By Dan Kennedy • The press, politics, technology, culture and other passions

Liar, liar?

Yesterday’s New York Times coverage of Hillary Clinton’s and Barack Obama’s joint appearance in Selma, Ala., includes a couple of snarky references suggesting that each of them lied in appealing to African-American voters. Those references are, unfortunately for the Times (and for the candidates), based on not one whiff of evidence. In fact, the evidence cuts the other way.

First Obama. Times reporters Patrick Healy and Jeff Zeleny write:

Mr. Obama relayed a story of how his Kenyan father and his Kansan mother fell in love because of the tumult of Selma, but he was born in 1961, four years before the confrontation at Selma took place. When asked later, Mr. Obama clarified himself, saying: “I meant the whole civil rights movement.”

Did Obama try to suggest that his parents met during the famed civil-rights protest in Selma? I can’t find the exact text of Obama’s speech, but Healy and Zeleny’s use of “because of” (as opposed to, for example, “at”) indicates that Obama was saying no such thing. And in the Washington Post, Anne E. Kornblut and Peter Whoriskey report Obama’s words thusly:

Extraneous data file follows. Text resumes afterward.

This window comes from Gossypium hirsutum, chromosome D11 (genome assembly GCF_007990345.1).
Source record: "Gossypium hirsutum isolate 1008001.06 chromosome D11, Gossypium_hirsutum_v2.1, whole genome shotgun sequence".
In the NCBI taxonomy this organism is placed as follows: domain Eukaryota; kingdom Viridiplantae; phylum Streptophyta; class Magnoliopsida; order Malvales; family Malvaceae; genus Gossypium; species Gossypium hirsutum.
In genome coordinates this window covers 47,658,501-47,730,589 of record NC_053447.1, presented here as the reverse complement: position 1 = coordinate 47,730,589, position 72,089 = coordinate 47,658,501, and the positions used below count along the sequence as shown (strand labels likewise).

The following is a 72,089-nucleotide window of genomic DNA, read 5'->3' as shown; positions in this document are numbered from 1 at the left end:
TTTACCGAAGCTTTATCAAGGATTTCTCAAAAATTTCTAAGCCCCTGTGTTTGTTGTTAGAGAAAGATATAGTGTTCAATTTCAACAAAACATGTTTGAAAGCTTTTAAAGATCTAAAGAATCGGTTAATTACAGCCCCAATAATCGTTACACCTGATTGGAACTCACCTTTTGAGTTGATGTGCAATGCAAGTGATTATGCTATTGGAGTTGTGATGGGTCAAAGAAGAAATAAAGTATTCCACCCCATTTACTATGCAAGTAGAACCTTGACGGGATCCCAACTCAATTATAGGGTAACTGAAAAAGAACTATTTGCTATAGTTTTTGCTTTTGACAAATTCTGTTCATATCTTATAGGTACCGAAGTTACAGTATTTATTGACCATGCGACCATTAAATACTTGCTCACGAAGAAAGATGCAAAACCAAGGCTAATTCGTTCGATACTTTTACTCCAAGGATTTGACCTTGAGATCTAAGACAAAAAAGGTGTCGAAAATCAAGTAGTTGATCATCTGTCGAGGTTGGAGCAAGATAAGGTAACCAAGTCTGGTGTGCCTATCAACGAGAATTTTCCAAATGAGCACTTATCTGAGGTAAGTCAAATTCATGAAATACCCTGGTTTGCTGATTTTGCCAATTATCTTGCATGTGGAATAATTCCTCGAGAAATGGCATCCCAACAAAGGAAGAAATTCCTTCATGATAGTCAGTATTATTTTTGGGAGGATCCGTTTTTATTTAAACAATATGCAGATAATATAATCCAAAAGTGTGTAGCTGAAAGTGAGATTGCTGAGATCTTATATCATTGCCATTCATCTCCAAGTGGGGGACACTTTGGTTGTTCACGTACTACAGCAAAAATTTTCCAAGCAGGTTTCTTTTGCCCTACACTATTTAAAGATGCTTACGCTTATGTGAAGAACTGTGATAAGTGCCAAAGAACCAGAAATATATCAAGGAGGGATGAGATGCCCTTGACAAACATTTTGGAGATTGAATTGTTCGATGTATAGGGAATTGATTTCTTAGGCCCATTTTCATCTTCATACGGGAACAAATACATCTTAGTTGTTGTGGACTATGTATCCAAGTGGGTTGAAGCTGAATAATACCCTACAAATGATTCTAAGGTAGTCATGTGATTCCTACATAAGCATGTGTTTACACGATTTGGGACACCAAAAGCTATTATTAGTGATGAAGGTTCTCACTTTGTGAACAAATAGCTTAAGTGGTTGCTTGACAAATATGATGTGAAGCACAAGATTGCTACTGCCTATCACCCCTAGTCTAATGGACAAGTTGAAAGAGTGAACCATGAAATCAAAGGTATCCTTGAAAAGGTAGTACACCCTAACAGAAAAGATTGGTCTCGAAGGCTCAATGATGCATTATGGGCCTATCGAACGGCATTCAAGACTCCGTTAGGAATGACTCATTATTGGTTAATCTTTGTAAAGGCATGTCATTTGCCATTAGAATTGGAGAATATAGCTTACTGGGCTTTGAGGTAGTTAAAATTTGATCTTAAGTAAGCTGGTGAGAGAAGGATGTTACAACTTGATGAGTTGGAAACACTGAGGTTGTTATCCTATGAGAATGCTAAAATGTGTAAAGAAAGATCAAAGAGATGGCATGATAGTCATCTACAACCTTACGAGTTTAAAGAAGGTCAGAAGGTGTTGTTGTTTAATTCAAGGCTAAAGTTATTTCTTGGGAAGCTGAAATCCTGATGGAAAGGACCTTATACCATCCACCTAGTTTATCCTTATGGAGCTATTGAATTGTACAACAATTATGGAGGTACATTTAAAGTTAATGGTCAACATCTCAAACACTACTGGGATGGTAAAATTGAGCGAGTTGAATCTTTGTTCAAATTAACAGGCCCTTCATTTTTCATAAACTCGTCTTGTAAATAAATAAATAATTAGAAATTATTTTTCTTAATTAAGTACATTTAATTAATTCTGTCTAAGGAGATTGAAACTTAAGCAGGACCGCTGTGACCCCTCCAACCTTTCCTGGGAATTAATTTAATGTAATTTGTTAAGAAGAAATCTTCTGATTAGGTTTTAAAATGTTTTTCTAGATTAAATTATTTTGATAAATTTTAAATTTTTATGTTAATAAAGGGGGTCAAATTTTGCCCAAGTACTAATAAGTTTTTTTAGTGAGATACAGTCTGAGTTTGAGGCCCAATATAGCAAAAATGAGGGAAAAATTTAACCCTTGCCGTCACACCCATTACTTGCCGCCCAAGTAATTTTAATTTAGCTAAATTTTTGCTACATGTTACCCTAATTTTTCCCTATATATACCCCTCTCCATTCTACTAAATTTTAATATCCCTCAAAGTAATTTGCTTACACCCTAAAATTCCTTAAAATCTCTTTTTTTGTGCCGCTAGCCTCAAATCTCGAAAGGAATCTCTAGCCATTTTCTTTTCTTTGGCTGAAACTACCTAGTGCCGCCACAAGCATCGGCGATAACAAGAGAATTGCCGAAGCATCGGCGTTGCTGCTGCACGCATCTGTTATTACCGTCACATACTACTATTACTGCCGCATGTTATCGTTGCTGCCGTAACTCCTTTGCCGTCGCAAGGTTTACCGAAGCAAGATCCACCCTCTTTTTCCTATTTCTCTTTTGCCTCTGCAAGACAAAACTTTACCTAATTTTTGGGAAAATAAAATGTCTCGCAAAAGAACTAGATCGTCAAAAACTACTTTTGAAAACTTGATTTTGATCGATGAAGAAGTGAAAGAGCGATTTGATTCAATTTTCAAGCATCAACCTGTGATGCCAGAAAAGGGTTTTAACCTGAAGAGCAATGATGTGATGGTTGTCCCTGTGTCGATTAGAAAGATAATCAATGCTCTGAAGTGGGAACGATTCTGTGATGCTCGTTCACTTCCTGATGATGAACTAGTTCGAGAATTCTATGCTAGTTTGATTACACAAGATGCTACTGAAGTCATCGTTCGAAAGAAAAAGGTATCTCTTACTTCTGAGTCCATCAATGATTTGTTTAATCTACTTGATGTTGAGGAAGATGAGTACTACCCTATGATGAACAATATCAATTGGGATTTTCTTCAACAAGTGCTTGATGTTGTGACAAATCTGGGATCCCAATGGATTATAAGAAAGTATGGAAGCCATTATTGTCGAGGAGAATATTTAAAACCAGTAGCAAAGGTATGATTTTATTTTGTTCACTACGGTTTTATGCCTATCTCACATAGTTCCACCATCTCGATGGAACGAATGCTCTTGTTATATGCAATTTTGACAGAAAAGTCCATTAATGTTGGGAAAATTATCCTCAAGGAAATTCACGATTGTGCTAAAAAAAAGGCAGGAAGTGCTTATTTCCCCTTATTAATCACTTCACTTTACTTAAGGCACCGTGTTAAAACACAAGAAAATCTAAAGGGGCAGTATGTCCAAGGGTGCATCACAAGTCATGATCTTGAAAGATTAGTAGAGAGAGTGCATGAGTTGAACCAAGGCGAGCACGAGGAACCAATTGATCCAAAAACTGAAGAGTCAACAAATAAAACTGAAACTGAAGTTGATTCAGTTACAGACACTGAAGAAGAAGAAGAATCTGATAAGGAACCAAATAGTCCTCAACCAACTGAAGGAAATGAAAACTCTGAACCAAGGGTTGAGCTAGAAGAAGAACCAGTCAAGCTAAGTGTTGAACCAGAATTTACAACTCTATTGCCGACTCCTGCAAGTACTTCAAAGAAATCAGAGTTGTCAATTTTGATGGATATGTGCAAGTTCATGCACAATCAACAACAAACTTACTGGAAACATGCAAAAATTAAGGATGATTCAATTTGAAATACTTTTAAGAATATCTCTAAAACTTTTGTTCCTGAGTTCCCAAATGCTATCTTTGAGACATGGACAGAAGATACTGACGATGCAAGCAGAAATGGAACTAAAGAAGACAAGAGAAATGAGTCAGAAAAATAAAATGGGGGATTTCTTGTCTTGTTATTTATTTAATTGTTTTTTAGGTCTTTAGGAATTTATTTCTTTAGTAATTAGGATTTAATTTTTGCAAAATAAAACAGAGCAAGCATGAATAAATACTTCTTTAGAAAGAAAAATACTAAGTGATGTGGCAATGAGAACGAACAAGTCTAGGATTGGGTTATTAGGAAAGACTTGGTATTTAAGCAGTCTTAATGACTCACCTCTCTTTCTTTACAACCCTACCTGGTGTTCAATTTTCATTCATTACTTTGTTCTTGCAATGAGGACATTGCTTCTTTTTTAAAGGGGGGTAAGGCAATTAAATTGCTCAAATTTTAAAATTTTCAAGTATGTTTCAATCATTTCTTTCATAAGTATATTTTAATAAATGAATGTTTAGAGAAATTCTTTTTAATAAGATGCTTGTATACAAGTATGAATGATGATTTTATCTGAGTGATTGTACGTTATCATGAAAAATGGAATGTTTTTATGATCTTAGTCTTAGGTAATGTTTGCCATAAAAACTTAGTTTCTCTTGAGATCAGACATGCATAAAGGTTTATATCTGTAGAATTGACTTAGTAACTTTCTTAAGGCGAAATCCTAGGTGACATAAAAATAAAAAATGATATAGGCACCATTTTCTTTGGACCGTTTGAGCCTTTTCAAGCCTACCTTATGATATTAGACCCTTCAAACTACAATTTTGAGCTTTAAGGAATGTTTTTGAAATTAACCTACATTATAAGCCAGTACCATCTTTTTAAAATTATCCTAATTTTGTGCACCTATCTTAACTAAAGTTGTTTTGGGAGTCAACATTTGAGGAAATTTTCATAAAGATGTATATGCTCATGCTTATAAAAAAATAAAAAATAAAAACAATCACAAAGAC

Referring to his heritage, Obama said that although his ancestors were not slaves, the civil rights movement inspired his African father to move from Kenya to seek an American education and eventually marry his white mother — “whose great-great-great-grandfather had owned slaves.” “But she had a different idea,” Obama said.